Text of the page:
En réponse à daniel andreasson <[log in to unmask]>:

> I've thought about a similar thing when compiling my list
> of links to conlangs. There is a major tendency to let
> the name of the conlang begin with A, D, S, T or V. And
> especially T.
> Here's a list:
> Almaqerin by Didier Willis.
> amman îar by David Bell.
> Anawanda by Tommaso R. Donnarumma.
> Ancient Kakak by Mario Bonassin.
> Arden by Jean-François Smith and Tommaso R. Donnarumma
> Arvandran by Laurie Gerholz.
> Asiteya by Jennifer Barefoot.
> Azak by Christophe Grandsire.

Yo! I'm in!

> Talossán
> Târuven by Taliesin.
> Telek by Marcus Smith.
> Teonaht by Sally Caves.
> Tepa by Dirk Elzinga (does anyone have a link)
> Teran by Scott Hlad.
> Tirehlat by Herman Miller.
> Thosk by Dean Easton.
> Tokana by Matt Pearson.
> Tunu by Mathias Lassailly.
> Tyl-Sjok by Henrik Theiling.

You forgot my Tj'a-ts'a~n :)) .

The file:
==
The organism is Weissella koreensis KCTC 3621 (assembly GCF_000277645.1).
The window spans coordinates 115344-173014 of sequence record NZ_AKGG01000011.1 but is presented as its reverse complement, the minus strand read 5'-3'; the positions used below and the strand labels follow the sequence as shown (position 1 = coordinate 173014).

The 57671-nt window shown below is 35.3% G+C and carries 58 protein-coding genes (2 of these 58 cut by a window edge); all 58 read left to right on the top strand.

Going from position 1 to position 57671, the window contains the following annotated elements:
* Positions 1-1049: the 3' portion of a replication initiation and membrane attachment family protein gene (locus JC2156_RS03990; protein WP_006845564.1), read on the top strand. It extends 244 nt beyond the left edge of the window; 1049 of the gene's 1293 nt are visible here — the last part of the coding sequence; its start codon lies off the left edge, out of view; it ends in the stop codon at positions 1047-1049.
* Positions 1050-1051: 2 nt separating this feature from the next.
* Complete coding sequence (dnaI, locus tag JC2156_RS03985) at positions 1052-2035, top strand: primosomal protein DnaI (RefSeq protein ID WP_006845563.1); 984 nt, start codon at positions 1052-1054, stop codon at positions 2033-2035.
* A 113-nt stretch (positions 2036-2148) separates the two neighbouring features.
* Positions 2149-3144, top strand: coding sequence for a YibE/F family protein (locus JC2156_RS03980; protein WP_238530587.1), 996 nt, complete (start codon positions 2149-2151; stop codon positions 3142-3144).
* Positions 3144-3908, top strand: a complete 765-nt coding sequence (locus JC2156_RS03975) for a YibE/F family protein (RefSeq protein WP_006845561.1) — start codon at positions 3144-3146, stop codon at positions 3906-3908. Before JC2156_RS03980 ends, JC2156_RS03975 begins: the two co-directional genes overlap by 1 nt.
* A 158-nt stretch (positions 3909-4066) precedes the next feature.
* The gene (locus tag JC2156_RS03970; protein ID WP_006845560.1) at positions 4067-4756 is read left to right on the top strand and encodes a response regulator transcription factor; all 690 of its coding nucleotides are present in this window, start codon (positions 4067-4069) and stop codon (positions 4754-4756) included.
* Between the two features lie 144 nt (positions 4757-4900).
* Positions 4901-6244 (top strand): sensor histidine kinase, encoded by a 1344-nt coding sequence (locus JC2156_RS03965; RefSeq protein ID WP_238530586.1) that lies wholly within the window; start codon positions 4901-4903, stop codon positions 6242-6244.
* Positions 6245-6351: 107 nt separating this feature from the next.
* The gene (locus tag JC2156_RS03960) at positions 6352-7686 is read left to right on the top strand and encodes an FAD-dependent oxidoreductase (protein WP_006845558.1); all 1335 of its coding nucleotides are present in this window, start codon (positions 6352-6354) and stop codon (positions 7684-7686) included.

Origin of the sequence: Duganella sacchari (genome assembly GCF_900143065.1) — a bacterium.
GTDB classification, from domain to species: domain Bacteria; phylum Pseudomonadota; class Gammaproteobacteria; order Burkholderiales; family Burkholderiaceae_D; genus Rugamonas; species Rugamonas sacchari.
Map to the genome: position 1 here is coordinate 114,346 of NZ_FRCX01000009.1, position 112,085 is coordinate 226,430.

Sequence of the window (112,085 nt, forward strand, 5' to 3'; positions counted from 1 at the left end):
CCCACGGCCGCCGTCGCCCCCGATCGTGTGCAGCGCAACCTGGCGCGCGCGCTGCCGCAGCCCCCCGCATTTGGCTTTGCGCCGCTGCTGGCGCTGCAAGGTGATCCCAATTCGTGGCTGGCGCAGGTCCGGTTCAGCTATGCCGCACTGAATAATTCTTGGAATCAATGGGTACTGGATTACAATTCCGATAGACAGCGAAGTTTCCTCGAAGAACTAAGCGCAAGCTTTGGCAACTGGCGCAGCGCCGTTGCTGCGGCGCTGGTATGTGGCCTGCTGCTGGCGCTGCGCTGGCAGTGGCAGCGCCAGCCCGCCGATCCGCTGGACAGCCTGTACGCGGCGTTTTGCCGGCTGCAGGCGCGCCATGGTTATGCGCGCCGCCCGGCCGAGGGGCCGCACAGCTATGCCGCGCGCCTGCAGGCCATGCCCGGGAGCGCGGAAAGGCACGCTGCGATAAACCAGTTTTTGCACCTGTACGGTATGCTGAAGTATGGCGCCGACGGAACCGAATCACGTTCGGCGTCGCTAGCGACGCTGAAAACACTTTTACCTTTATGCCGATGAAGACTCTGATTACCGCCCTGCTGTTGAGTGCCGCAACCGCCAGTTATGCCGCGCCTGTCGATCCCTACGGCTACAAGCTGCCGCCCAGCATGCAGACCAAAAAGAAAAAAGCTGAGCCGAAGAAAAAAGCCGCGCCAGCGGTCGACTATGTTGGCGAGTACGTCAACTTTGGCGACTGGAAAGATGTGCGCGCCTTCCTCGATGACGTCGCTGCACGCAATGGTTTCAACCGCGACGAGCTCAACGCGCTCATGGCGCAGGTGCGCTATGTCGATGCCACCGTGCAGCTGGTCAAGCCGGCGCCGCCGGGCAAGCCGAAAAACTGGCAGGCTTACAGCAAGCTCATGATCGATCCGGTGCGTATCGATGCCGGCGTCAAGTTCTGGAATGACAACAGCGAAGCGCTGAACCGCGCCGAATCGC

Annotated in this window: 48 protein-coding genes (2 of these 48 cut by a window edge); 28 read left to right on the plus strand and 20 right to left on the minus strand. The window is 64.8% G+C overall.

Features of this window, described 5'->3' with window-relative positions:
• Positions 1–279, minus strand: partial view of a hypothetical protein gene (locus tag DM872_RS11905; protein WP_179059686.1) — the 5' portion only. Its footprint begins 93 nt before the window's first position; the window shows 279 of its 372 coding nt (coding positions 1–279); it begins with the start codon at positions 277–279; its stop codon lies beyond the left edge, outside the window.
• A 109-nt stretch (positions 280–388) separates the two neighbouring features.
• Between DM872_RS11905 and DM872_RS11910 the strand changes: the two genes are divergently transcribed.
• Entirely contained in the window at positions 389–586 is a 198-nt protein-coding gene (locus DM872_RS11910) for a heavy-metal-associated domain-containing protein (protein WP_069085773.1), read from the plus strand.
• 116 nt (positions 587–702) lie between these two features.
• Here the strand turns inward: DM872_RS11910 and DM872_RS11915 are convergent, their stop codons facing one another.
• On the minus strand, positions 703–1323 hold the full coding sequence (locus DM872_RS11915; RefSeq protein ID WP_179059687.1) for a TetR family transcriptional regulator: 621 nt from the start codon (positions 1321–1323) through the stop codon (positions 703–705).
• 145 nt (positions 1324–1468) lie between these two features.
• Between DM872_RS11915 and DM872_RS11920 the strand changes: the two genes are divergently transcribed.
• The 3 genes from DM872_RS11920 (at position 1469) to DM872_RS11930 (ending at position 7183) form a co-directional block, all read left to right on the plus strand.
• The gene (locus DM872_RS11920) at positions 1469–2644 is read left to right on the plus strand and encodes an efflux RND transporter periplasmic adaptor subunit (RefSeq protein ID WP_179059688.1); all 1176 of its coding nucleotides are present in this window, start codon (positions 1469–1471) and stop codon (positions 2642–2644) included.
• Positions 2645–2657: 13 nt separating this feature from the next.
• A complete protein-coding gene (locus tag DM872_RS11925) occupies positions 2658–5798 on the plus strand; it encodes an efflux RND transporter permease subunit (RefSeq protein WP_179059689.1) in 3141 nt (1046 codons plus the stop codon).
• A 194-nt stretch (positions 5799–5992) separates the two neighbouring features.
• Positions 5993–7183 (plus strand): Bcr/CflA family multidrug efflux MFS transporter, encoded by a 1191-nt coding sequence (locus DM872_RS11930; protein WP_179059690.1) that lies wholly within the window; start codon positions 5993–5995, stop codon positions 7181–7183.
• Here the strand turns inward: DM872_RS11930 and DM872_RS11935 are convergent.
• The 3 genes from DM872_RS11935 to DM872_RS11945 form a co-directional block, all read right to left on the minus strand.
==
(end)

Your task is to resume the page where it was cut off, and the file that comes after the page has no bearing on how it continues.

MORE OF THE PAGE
> Other initial letters have only tops three conlangs.
> So what's so special about A, D, S, T and V?
> You'd think that N would be more popular, since most
> people seem to find that a euphonic sound.
> Myself, I don't quite follow that trend, having three conlangs
> named Rinya, Cein and Nakiltipkaspimak. But then there's
> Seimi. Ooch. :)

Well, let me think about all my languages... We begin with Astou (ouch, goes
with Azak :)) ), then Azak, Moten, Reman, Notya (a N!), Tj'a-ts'a~n,
Chasmäöcho, O, Narbonósc (another N! :)) ) and Itakian. Only three out of ten
begin with the major letters :)) . Not bad, knowing how much pain I have to
find correct names for my languages :)) .


Take your life as a movie: do not let anybody else play the leading role.